While Nick has been several times before, for me it was my first visit to the Western Front.  It was truly wonderful to visit all the sites I’ve been studying and writing about for years.  First we hit London for a couple of days, before taking the ferry over from Dover to Calais.  It was a bit of a whirlwind tour, but boy did we ever pack a lot into those five days.  We were on the go from first thing in the morning until after dark every day.  We were so keen to see all these places and just explore as much as possible, that weariness was forgotten – that really hit hard after it was all over. We were also blessed with great weather and great company as the Brits were a good bunch.  We had many fun times discussing the battles over a pint or two…

Day one: Doullens, Bertangles (where Monash had his HQ and was knighted by the King in 1918), Corbie, Heilly, saw the Morlancourt Ridge, then back to Amiens where we were based in a hotel where Australian officers had billeted in 1918.

The AWM-IWM tour group at Bertangles. This chateau was Monash's HQ in 1918 and where he was knighted in the field by the King.

The AWM-IWM tour group at Bertangles

Day two: Adelaide Cemetery, Villers-Brettoneux, le Hamel, Peronne, Mont St Quentin, Riqueval, Bellicourt, Estrees and Montbrehain.

View from atop Mont St Quentin

View from atop Mont St Quentin

Day three: Serre, the Sunken Lane (Lancashire Fusiliers), Hawthorn Redoubt, Montauban, Trones Wood, Mametz, Fricourt, Albert, Lochnagar Crater, Ulster Memorial, Beaumont Hamel, Y Ravine, High Wood and Delville Wood, Martinpuich, Flers and then Pozieres, (drove past Mouquet Farm) and finished up at Thiepval.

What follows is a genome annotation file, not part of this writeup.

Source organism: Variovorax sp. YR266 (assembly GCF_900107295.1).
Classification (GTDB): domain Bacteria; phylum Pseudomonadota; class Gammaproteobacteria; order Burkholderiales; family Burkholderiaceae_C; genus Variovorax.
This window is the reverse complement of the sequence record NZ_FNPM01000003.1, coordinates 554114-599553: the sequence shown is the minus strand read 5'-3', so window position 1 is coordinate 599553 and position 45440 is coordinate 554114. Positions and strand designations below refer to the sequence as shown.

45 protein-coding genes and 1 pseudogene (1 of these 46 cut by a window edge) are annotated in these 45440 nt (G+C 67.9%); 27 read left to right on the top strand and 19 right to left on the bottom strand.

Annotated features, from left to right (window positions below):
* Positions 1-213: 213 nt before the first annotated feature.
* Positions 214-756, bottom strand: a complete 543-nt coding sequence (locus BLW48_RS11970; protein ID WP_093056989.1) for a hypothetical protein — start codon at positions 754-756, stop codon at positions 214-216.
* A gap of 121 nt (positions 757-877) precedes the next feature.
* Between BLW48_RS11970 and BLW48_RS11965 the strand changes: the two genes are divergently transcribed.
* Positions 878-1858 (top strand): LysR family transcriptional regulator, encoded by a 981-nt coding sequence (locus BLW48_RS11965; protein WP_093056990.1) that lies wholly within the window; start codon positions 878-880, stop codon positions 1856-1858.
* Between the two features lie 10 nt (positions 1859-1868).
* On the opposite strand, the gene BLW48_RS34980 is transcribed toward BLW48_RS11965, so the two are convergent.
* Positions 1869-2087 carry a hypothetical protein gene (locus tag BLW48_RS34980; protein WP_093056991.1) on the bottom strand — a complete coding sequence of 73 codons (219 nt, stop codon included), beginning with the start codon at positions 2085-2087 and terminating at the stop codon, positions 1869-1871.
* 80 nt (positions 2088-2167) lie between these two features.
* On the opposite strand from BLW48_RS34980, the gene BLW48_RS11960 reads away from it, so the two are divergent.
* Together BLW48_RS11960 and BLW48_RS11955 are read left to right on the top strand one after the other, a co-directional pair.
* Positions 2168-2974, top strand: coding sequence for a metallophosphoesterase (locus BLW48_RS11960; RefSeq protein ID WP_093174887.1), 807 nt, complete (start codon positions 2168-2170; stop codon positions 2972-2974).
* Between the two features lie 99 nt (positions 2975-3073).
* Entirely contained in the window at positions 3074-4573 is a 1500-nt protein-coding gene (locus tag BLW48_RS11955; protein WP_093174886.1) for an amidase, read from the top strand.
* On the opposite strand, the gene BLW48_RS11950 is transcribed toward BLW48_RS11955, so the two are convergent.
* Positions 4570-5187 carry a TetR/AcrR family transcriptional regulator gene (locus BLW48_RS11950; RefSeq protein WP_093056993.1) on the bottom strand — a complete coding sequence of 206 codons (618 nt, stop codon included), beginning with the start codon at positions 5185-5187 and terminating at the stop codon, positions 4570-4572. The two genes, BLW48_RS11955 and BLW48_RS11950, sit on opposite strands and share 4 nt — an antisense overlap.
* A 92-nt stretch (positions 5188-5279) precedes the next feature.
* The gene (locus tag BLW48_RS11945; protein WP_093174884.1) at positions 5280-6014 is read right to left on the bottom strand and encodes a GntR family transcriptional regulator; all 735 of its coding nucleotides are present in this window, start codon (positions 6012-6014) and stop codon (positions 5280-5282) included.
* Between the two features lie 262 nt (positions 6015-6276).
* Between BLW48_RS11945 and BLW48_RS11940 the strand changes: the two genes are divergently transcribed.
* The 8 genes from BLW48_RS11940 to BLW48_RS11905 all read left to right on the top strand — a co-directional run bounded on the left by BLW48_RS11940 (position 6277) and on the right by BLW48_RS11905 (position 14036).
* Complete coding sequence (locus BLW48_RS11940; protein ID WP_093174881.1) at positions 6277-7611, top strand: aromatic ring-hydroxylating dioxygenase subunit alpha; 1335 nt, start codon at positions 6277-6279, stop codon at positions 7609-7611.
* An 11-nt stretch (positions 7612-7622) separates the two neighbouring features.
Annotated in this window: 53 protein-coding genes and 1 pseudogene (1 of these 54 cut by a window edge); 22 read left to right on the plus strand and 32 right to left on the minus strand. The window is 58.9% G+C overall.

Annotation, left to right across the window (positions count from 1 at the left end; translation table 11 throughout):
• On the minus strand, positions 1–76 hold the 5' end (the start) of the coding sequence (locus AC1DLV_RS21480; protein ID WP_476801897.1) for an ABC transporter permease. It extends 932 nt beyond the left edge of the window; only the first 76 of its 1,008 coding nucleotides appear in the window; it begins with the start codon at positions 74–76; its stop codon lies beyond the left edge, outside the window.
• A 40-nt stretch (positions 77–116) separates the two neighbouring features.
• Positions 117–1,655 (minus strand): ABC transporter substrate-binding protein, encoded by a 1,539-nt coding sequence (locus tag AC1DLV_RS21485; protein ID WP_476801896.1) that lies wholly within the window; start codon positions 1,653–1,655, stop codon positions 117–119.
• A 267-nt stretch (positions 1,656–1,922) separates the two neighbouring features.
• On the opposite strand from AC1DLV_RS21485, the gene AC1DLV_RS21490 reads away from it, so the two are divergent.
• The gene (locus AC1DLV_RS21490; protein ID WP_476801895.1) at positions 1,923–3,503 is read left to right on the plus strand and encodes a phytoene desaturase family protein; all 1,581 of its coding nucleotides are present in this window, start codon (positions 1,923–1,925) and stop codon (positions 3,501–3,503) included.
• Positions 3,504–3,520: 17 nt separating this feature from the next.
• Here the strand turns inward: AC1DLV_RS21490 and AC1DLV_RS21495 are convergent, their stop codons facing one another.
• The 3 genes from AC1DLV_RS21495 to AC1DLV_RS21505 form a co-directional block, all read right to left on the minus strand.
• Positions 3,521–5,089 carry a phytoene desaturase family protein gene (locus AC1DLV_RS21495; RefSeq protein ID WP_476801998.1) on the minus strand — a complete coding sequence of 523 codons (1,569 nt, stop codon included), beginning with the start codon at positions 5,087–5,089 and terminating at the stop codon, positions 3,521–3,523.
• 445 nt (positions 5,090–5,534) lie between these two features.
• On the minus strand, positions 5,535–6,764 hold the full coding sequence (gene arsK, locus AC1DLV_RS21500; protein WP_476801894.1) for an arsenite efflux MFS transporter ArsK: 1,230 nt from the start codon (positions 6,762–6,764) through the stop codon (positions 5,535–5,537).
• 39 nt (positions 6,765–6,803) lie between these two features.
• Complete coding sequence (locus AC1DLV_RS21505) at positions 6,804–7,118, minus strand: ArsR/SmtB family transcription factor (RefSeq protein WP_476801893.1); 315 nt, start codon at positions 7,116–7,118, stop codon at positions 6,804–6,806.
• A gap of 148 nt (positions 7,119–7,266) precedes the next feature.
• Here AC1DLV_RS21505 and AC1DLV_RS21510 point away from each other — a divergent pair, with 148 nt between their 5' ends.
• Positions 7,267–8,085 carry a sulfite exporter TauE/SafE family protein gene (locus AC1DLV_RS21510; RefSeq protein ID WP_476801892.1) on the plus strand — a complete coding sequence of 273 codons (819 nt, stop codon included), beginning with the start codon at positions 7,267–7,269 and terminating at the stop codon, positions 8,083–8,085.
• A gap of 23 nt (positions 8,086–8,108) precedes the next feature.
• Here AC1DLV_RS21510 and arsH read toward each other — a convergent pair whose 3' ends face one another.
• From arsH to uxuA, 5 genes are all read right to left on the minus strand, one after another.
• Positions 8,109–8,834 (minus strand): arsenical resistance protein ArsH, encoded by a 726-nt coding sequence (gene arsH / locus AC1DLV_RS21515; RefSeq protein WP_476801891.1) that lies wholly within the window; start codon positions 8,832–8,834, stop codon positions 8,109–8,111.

The sunken road on the Somme

The sunken road on the Somme

Day four: Louverval (where I gave a talk on the 56th Bn), Noreuil, Bullecourt, Vimy Ridge, Fromelles (where we visited the site of the recently discovered bodies), then up to Ypres in the evening, just in time for the Last Post at Menin Gate.  Whew…

Me giving my talk on the 56th at Louverval

Me giving my talk on the 56th at Louverval

Day five: Ypres, Langemarck, St Julien (where Nick did his talk), Polygon Wood (where Lt Col Scott of the 56th is buried), Tyne Cot, Messines then back down into Ypres to visit the In Flanders Fields Museum.

Nick & I paying our respects at Lt Col Scott's grave

Nick & I at Lt Col Scott's grave at Polygon Wood

After the tour wound up in Ypres, we travelled back across the Channel on the ferry to the UK again.  I then stayed in London for another five days visiting musuems etc, and The National Archives at Kew. 

While in France and Belgium we naturally visited most of the main Australian memorials and cemeteries where we were able to contemplate the scale of the losses, remember the diggers and pay our respects.  I also got a lot out of visiting these sites from the point of view of writing about the battles; i.e. to walk the ground, see the lay of the land, gauge heights and distances etc.  When I write about these places and battles now, I do so with much greater insight and greater confidence.

Pozieres Windmill site

Pozieres Windmill site